The Equity role seems tailor-made for Gunn, who is able to switch from vulnerability to cower-inducing fierceness with the speed of one of the combinations she throws during the film’s boxing scenes—being in the ring is her character’s preferred method of working off steam. It is a part that recalls her Breaking Bad husband in her desire to be respected and feared rather than liked. In a moment as meme-worthy as any from Walter White, she berates a male colleague for the temerity of giving her a cookie with a less than adequate allocation of chocolate. (“Three mother f—king chips!” she bellows, looking him straight in the eye.) If Equity is any indication, one can expect that Gunn will be the one doing the knocking throughout her film career.
“It wasn’t a filmmaker that made me want to make movies; it was an actor: Marlon Brando in A Street Car Named Desire,” says Equity director Meera Menon. “Anna has that same sort of thing—a simmering kind of explosive energy—that I was responding to when I first saw him in that movie. That may sound like a big statement, but I really feel that way when I see her. That slow-simmer-to-a-boil quality that informs every moment she does on screen. Her moments of silence are packed with tension and emotion. She can flicker between vulnerability and strength and fierceness and toughness in such an instant that it almost feels like she is doing it all simultaneously.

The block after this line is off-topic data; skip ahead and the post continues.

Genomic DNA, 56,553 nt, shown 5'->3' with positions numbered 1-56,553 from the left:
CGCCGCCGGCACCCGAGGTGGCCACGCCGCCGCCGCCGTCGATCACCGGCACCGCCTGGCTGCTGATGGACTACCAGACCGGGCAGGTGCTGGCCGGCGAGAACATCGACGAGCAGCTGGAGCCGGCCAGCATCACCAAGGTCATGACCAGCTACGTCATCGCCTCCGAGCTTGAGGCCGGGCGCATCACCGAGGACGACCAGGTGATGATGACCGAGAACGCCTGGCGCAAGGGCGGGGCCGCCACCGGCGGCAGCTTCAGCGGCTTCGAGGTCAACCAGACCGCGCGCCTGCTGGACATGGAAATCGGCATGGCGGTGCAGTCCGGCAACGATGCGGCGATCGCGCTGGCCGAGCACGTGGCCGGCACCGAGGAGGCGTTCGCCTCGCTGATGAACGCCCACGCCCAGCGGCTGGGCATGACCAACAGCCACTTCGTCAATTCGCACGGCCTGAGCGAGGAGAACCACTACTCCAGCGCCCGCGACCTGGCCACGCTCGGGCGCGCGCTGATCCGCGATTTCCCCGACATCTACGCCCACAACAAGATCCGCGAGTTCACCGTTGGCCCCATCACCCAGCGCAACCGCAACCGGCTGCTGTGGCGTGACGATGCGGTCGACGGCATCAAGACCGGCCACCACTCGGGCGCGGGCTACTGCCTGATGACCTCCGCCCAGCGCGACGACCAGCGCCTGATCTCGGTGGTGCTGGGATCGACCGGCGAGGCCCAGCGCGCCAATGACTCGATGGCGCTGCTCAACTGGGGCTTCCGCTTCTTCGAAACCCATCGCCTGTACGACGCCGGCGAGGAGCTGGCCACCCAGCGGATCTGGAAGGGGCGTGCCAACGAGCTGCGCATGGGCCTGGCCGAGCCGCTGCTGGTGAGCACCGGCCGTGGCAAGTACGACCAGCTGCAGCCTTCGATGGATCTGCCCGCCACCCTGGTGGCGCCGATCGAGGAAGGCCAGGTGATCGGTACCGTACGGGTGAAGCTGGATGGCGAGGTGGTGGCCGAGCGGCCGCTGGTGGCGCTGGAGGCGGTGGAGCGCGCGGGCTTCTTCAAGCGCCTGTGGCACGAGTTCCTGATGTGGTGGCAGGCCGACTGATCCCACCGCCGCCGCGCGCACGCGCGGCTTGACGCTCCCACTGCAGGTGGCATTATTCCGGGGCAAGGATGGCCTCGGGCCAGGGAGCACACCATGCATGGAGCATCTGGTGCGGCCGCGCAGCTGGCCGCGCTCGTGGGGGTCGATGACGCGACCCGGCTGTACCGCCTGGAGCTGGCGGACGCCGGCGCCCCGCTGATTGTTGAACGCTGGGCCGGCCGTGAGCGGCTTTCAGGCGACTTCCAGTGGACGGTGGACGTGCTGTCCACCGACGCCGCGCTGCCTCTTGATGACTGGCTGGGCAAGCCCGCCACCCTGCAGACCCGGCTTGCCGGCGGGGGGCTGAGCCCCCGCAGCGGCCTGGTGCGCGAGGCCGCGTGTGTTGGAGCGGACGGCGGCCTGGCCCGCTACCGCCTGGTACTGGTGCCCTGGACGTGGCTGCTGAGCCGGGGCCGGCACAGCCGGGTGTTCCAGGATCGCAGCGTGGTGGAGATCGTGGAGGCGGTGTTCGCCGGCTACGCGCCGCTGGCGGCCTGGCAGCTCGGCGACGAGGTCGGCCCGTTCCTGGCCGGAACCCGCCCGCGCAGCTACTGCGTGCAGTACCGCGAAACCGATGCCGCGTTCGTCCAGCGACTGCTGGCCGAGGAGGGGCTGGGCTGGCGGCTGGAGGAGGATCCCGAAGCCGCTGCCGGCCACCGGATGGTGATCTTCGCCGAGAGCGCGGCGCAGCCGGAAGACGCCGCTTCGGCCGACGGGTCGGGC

Adds Menon, who, if you haven’t guessed it, is a big Breaking Bad fan, “She is one of the most interesting screen presences I have ever borne witness to.”
One might say that there is a dollop of that Brando swagger to Gunn offscreen as well. She scans the room as she enters and has a toughness that she projects even through her easy and somewhat regular laugh. If you ask her, she would say it is less toughness than a comfort with her own professional drive. As with most every positive in her life, it is a quality she credits her parents, to whom she is still very close, for instilling in her.
“I feel blessed that my parents made me feel that ambition was a good thing for a woman just as much as a man,” says Gunn, whose father sold real estate and whose mother was an interior designer. “My mom and dad always gave me the feeling that you should put your mind to whatever it is you want to do and go after it hard.”
Following that “aha” moment in a sophomore year acting class, she said those words every parent dreads (“I want to be an actor”). They did not panic. “At least not overtly,” says Gunn. “They said, ‘Okay. You are still going to work hard in school, and we would really like it if you went to college because we think it is important.’ I agreed with them. They were fine if I went to a conservancy, but I know that they hoped I would go to a liberal arts school.”